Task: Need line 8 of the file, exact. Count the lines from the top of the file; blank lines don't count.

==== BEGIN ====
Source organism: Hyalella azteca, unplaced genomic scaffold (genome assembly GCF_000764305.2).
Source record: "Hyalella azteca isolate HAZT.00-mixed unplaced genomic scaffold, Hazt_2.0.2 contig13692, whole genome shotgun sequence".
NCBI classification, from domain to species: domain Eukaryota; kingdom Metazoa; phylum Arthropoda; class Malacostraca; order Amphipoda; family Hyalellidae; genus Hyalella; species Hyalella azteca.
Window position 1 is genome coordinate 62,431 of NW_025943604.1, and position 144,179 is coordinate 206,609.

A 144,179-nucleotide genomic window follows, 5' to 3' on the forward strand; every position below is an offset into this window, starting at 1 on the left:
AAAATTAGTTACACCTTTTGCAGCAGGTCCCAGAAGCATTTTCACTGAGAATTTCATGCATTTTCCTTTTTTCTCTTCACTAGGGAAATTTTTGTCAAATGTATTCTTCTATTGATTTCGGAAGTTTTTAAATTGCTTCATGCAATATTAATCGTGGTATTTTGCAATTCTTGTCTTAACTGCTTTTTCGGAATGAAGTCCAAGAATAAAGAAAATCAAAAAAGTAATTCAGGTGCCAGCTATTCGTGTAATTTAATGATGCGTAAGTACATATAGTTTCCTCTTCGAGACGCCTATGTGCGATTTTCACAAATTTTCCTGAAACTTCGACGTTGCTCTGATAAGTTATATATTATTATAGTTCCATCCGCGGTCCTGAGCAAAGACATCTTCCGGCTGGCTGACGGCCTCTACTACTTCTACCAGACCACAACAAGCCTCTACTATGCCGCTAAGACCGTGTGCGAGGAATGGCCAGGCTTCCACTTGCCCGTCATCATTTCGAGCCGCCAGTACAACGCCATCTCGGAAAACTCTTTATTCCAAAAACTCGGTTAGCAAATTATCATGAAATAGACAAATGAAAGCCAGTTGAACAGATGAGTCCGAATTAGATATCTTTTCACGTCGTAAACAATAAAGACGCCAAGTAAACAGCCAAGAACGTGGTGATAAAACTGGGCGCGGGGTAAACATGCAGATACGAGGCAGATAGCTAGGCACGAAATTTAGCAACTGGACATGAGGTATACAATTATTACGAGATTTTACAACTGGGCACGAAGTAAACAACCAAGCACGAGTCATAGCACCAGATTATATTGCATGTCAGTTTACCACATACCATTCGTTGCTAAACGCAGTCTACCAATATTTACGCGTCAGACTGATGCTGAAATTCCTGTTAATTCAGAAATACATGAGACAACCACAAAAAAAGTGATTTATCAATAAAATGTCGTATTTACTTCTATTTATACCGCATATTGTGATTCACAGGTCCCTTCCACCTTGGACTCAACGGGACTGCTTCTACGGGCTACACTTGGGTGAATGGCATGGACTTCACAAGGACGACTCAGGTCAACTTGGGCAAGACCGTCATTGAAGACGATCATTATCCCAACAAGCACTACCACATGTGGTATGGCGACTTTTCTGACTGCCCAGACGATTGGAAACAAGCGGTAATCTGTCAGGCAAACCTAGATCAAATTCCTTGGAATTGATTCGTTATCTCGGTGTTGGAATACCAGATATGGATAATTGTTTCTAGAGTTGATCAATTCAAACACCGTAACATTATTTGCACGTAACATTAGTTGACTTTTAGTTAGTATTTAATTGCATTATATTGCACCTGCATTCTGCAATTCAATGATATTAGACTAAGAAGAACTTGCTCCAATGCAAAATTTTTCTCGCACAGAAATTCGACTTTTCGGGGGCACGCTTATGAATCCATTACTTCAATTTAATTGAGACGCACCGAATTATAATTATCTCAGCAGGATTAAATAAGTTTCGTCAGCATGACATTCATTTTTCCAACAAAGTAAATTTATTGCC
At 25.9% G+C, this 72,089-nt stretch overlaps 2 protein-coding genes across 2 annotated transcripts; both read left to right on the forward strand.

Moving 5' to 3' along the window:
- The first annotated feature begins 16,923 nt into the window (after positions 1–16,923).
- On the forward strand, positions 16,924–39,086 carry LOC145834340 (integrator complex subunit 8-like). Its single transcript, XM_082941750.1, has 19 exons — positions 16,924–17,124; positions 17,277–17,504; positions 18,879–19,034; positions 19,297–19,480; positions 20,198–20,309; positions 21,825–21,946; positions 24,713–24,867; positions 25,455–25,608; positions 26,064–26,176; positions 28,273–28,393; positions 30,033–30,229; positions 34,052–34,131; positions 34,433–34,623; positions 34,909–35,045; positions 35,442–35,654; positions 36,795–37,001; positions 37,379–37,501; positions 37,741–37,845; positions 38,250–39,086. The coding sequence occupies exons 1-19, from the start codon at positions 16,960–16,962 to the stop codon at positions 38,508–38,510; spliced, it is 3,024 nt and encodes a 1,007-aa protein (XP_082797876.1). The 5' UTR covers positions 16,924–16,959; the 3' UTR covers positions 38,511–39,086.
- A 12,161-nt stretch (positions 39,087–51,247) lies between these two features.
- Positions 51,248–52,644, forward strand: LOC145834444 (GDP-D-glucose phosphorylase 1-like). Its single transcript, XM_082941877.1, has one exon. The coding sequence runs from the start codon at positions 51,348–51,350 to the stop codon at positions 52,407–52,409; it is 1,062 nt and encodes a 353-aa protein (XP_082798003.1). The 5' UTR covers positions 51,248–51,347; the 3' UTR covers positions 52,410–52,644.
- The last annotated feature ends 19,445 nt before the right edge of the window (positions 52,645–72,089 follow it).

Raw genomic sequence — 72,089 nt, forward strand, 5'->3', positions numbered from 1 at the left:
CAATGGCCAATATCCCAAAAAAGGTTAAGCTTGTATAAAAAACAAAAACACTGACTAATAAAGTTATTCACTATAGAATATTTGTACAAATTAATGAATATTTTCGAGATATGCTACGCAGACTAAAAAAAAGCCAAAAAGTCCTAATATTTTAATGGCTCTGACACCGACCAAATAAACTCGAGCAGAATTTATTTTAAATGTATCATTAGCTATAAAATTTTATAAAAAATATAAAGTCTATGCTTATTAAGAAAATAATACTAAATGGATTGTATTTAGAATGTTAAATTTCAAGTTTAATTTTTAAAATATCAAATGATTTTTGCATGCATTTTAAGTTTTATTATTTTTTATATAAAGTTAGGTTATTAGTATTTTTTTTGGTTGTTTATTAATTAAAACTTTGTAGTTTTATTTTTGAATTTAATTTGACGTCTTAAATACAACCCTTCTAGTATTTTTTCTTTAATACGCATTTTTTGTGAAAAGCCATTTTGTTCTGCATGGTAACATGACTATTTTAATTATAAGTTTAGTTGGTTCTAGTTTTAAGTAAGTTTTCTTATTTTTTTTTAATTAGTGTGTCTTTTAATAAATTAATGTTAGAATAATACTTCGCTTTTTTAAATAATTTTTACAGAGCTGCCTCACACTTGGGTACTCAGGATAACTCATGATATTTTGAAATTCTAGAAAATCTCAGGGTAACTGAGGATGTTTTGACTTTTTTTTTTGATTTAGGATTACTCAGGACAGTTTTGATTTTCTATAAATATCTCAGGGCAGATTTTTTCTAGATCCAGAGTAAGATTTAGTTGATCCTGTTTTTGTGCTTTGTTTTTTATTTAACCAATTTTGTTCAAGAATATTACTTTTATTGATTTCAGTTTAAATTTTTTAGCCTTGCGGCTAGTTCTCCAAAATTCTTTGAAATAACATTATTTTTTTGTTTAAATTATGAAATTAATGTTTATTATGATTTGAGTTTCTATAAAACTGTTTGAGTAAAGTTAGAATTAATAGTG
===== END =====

Moving 5' to 3' along the window: